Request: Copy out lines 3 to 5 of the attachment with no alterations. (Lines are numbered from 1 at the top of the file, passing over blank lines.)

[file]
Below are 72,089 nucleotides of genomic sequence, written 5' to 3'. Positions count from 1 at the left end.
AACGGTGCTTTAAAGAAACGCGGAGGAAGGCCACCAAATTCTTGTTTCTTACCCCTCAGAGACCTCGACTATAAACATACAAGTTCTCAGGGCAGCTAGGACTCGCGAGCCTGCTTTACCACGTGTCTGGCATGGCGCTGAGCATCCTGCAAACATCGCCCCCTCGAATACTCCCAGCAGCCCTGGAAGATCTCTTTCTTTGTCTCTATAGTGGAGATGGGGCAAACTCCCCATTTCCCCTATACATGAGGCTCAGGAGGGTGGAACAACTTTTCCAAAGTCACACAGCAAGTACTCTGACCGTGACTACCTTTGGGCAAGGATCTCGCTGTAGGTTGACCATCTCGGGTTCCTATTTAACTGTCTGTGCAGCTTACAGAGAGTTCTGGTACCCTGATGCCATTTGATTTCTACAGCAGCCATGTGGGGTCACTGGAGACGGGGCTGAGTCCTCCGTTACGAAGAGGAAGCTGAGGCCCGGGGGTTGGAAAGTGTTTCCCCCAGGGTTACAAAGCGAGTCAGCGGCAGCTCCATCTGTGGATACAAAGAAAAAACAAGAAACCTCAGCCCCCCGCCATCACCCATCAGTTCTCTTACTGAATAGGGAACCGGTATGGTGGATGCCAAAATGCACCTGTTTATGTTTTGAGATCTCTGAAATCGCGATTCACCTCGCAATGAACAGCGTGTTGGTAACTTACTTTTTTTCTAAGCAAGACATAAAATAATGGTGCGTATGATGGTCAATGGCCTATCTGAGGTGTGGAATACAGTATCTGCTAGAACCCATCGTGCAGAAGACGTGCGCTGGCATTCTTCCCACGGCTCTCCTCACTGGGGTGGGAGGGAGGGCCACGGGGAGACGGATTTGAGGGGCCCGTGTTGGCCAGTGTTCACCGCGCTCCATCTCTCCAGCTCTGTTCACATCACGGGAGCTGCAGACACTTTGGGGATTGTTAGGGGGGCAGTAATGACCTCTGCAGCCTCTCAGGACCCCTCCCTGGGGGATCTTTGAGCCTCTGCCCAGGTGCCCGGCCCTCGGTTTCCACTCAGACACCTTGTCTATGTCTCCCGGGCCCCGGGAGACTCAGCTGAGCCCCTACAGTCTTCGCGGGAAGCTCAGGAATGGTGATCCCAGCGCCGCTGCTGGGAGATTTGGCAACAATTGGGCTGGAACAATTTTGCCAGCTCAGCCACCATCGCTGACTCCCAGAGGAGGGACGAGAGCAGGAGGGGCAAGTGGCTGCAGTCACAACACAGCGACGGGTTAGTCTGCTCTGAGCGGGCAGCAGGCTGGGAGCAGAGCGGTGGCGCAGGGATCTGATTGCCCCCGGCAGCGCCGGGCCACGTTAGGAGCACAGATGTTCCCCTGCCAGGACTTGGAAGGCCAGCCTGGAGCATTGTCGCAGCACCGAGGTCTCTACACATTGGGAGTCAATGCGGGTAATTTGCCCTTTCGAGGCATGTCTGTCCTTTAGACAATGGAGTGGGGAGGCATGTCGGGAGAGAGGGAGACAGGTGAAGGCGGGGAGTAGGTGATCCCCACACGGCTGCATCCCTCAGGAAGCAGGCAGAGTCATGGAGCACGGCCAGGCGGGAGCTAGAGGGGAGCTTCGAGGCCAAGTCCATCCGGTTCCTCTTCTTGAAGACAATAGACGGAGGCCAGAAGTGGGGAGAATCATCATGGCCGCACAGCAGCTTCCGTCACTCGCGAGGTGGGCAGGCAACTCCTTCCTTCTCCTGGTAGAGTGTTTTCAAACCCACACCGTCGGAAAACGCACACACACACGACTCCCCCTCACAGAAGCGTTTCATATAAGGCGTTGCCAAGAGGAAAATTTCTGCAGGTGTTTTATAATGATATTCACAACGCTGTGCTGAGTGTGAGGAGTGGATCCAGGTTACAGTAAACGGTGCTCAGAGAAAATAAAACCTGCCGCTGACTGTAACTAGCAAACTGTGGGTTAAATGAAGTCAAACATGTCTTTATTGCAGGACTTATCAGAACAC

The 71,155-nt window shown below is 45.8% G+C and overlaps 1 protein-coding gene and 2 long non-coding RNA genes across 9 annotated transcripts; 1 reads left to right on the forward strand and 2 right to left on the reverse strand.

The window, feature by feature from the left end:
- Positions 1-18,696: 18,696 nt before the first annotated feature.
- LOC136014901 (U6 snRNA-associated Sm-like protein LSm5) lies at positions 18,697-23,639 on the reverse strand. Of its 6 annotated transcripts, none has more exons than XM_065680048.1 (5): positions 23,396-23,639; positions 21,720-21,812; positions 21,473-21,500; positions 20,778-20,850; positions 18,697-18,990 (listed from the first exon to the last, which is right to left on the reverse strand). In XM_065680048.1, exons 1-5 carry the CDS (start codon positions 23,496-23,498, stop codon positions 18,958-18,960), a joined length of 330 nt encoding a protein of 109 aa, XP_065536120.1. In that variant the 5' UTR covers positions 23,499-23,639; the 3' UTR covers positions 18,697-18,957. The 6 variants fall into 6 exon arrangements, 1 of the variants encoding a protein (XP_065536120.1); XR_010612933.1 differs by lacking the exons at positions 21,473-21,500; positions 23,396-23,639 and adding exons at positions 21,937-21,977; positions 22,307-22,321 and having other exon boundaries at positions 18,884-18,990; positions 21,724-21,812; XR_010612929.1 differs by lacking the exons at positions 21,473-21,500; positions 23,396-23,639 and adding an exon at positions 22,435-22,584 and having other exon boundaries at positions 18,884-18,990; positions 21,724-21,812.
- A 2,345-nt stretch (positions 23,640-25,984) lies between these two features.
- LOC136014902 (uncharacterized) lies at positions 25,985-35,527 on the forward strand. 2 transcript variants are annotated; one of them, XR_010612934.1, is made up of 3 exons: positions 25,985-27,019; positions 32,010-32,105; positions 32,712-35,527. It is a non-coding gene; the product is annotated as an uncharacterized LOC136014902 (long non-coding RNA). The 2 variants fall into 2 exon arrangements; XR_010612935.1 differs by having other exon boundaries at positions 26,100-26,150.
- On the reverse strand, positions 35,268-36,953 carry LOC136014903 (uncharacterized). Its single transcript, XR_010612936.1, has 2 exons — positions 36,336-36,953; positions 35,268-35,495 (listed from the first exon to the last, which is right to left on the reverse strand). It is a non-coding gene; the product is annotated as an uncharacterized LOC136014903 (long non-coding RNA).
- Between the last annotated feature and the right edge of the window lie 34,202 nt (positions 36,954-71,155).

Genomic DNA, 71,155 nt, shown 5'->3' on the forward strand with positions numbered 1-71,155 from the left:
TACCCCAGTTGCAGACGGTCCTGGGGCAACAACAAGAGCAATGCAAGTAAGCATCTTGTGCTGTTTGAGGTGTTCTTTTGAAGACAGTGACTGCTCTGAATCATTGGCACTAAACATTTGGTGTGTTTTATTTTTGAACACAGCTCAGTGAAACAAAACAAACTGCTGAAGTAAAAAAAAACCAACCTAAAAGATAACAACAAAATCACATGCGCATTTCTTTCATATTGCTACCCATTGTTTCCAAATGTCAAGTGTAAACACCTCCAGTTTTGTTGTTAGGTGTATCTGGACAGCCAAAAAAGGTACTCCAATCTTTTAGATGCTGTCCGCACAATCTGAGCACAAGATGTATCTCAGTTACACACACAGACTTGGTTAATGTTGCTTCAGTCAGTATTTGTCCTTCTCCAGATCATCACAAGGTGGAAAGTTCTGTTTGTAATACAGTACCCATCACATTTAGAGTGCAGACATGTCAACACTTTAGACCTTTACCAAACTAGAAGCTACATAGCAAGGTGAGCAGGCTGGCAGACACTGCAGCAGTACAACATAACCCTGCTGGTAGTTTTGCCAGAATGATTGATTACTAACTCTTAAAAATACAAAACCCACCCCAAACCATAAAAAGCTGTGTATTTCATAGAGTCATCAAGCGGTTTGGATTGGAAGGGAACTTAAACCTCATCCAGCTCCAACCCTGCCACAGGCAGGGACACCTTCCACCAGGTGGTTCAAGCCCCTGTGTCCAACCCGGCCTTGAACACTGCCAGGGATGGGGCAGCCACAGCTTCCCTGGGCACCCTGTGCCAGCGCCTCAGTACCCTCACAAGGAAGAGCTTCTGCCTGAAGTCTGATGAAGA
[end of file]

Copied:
The 71,155-nt window shown below is 45.8% G+C and overlaps 1 protein-coding gene and 2 long non-coding RNA genes across 9 annotated transcripts; 1 reads left to right on the forward strand and 2 right to left on the reverse strand.

The window, feature by feature from the left end:
- Positions 1-18,696: 18,696 nt before the first annotated feature.